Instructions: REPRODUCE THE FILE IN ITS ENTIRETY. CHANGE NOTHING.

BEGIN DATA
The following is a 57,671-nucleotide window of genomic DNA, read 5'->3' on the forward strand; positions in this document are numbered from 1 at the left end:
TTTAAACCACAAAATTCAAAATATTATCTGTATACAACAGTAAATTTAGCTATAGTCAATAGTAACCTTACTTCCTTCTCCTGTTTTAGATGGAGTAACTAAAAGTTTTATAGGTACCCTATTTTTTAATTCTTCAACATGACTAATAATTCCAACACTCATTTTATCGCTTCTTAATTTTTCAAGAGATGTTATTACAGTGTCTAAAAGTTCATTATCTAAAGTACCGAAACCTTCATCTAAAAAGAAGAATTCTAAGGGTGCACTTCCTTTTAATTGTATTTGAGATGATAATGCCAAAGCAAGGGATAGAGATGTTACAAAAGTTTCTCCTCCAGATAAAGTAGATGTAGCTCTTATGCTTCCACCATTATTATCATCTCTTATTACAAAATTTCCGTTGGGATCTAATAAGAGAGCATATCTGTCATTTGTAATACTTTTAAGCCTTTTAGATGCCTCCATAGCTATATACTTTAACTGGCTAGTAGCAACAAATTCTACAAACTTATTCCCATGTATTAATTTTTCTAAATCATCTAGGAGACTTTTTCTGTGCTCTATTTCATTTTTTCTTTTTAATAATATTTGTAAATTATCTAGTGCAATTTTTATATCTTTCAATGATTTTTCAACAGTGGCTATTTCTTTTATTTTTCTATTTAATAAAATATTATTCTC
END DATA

The following is a 57,671-nucleotide window of genomic DNA, read 5'->3' on the forward strand; positions in this document are numbered from 1 at the left end:
TTTAAACCACAAAATTCAAAATATTATCTGTATACAACAGTAAATTTAGCTATAGTCAATAGTAACCTTACTTCCTTCTCCTGTTTTAGATGGAGTAACTAAAAGTTTTATAGGTACCCTATTTTTTAATTCTTCAACATGACTAATAATTCCAACACTCATTTTATCGCTTCTTAATTTTTCAAGAGATGTTATTACAGTGTCTAAAAGTTCATTATCTAAAGTACCGAAACCTTCATCTAAAAAGAAGAATTCTAAGGGTGCACTTCCTTTTAATTGTATTTGAGATGATAATGCCAAAGCAAGGGATAGAGATGTTACAAAAGTTTCTCCTCCAGATAAAGTAGATGTAGCTCTTATGCTTCCACCATTATTATCATCTCTTATTACAAAATTTCCGTTGGGATCTAATAAGAGAGCATATCTGTCATTTGTAATACTTTTAAGCCTTTTAGATGCCTCCATAGCTATATACTTTAACTGGCTAGTAGCAACAAATTCTACAAACTTATTCCCATGTATTAATTTTTCTAAATCATCTAGGAGACTTTTTCTGTGCTCTATTTCATTTTTTCTTTTTAATAATATTTGTAAATTATCTAGTGCAATTTTTATATCTTTCAATGATTTTTCAACAGTGGCTATTTCTTTTATTTTTCTATTTAATAAAATATTATTCTC